The Museum of Modern Art, MoMA Highlights, New York: The Museum of Modern Art, revised 2004, originally published 1999, p. 181
Kahlo painted Self-Portrait with Cropped Hair shortly after she divorced her unfaithful husband, the artist Diego Rivera. As a painter of many self- portraits, she had often shown herself wearing a Mexican woman's traditional dresses and flowing hair; now, in renunciation of Rivera, she painted herself short haired and in a man's shirt, shoes, and oversized suit (presumably her former husband's).
Kahlo knew adventurous European and American art, and her own work was embraced by the Surrealists, whose leader, André Breton, described it as "a ribbon around a bomb." But her stylistic inspirations were chiefly Mexican, especially nineteenth-century religious painting, and she would say, "I do not know if my paintings are Surrealist or not, but I do know that they are the most frank expression of myself." The queasily animate locks of fresh-cut hair in this painting must also be linked to her feelings of estrangement from Rivera (whom she remarried the following year), and they also have the dreamlike quality of Surrealism. For, into the work she has written the lyric of a Mexican song: "Look, if I loved you it was because of your hair. Now that you are without hair, I don't love you anymore."
MoMA Audio: Collection, 2008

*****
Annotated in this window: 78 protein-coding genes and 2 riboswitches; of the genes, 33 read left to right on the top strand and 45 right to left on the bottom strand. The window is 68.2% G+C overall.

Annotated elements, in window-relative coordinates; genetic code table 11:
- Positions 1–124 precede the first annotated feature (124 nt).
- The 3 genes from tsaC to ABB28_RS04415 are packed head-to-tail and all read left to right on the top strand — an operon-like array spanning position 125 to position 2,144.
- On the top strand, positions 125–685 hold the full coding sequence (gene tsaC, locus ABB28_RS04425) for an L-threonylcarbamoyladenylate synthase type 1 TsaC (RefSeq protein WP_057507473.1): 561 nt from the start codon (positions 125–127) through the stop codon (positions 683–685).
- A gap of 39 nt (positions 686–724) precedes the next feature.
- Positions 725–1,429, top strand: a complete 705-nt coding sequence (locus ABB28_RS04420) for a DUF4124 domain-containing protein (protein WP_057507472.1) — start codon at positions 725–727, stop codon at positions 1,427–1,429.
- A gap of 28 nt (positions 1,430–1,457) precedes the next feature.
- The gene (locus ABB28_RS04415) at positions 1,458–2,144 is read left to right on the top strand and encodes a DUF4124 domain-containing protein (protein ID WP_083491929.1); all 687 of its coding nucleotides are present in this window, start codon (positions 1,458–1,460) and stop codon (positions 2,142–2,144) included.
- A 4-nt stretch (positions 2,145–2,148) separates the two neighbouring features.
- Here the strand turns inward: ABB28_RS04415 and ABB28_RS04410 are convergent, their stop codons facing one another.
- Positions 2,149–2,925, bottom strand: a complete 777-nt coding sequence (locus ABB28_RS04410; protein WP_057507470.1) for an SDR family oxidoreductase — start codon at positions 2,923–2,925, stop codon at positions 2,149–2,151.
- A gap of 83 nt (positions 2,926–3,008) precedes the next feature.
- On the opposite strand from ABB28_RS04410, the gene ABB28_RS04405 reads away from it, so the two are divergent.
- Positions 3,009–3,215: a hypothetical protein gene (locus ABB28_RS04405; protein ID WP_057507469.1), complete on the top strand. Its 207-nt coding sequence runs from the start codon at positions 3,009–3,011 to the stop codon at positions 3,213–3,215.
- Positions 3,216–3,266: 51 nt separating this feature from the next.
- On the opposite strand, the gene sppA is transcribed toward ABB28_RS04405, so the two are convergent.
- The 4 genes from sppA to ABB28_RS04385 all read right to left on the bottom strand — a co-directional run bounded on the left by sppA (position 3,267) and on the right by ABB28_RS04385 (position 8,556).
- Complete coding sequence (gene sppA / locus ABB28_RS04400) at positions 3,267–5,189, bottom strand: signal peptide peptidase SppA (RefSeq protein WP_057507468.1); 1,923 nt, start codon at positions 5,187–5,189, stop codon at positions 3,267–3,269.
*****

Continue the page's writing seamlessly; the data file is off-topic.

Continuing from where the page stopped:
Curator, Anne Umland: This work is a self-portrait of the Mexican artist, Frida Kahlo. You note that this is a figure dressed in an oversize charcoal gray suit with crimson shirt. And still further down, you get to what is perhaps the most uncanny part of this image, a floor littered with these writhing tendrils of carefully exquisitely detailed hair if you look down very closely at the lower left corner, for instance, you see the remnant of a braid that has been clipped off.
Kahlo would always insist on the documentary character of her work and its intimate relation to real lived events in her life. Kahlo divorced her husband, the Mexican mural painter, Diego Rivera in November of 1939, just months before beginning this painting. And it has often been said that she cut her hair off as an act of mourning in relation to this separation from Rivera.
We know from other images and photographs that to all who knew Kahlo and Diego Rivera in the thirties and forties that the suit would have been instantly recognized as an attribute of Rivera's. There is something that simultaneously both very tender and yet aggressive, in the sense of putting on someone elses suit to take on, in this case, at least Rivera's artistic identity for herself and redefine it in her own terms.
The words inscribed at the top of the canvas and the musical notes are both derived from a popular Mexican folksong that sings of a man who once loved a woman for her hair. And now that she's cut it off, he doesn't love her anymore. I think, however, the act could be read not only as mourning but as an act of self-assertion painted at a moment when Kahlo is eager to establish herself as an independent artist.